It may be that brides today are actually embracing all they’ve learned from the feminists who blazed the trail before, and are, in fact, carrying a different kind of feminist torch, whereby a woman’s identity is what she chooses it to be, including whether to be a wife and what married name she’ll carry if she does say “I do.”
–Shelley Fralic, “More Women Happy to Put On a New Name Along With the Ring,” Vancouver Sun
So from now on there’ll be in change in me
My walk will be different, my talk and my name
Nothin’ about me is going to be the same
I’m goin’ to change my way of livin’
If that ain’t enough
Then I’ll change the way that I strut my stuff
‘Cause nobody wants you when you’re old and gray
There’ll be some changes made today
There’ll be some changes made
–”There’ll Be Some Changes Made,” sung by Billie Holiday, Peggy Lee, and others
More women are changing their name when they marry than in the past decades. Is this a return to traditional values? Or – more excitingly – a new kind of feminism?
The keyword to making the latter argument is “choice.” Women today have moved past the, admittedly commendable, efforts of 70s feminists and are living a new kind of feminism, one where every woman gets to make a choice.
And makes the same one.
Because, in the end, “some things aren’t about politics or movements. Just the freedom to make a choice that makes you happy” (Damsels in Success). Like happy families, happy women are all alike.
In fact, as much as conservatives would like to adopt the rhetoric of choice to differentiate one thing from – itself, the real choice that is being made is between marriage and co-habitation. Fewer women are marrying at all. Those who do marry are a self-selecting pool of women who lean towards the traditional anyway, and so follow tradition in changing their names. Flatly looked at in terms of facts, there is no return to traditionalism (whether for good or ill), and there is no feminism, new or otherwise, in traditional women making traditional choices for traditional reasons.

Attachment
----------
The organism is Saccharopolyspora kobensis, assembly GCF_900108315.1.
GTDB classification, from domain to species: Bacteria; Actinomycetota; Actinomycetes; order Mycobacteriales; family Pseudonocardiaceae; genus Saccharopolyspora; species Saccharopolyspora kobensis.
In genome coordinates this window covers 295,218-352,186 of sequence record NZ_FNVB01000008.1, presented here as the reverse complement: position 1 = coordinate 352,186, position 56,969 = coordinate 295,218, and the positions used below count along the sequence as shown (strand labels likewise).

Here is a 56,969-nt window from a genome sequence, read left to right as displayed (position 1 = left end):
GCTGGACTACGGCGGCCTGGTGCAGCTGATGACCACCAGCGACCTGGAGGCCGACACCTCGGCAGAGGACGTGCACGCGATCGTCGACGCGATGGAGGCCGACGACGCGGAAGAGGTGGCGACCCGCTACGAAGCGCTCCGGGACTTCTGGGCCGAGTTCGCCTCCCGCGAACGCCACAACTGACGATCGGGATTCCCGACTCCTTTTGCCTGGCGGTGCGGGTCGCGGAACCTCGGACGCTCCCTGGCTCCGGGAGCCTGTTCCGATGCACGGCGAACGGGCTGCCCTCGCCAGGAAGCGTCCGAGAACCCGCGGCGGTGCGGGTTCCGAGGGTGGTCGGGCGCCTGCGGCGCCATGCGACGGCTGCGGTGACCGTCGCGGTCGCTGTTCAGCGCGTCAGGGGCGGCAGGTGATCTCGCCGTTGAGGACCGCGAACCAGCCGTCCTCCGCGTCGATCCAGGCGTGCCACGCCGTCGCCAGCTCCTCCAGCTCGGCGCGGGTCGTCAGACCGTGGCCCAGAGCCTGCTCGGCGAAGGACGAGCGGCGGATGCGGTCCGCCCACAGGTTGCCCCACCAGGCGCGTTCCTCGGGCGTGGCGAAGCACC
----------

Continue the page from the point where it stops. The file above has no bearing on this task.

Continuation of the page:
There are, of course, those who would argue that women are making this traditional choice for untraditional reasons – or rather, women now have reasons for making the change. These are:
In other words, all women should make the same choice. Those who don’t are “clinging” to the past (that self without a husband – shudder), have precarious self-esteem, are fighting yesterday’s already-won battle, and are downright rejecting choice. From such ungrateful fancy, Good Lord, deliver us!
In fact, nearly every “reason” advanced, above or below, for changing one’s name is a canard.
- “It’s easier to go abroad with children” — as if it were easier to deal with the DMV, Social Security, banks, credit card companies, the post office, voter registration, the passport office, and so on, than to slide the child’s birth certificate in along with the passports!
- “You’re just switching one man’s name for another” – the reasoning behind this statement being that it both makes no difference (so why not?) and that it does (so you should pick the husband’s name). Further, few men probably like to think that their new wife is identifying with her father-in-law. Nor do they reflect that surnames such as Baxter and Webster originally were matrilineal – not all names are “men’s names.” And one’s name is not only an ancestor’s name – if it is part of the linguistic symbol of you, then it is your name.
- “I hated not having the same last name as my mom and siblings growing up” – indeed; does it never occur to any of these complainants that their problem would have been solved had their mother kept her name and passed it on to her children?
Some women, of course, do have real and unimpeachable reasons for changing their names – to shed the symbol of an abusive past, for example. And some women choose their husband’s name after considering other options, and make their choice as freely, perhaps, as any choice can be made.
The problem is that no choice is really a choice when it is one-sided. Men refuse to change their names, and they refuse to allow their children to take the mother’s name. Period. Women are then - and the keyword is “then” – “free” to “choose” how to deal with the man’s choice.
Enjoy your freedom, girls!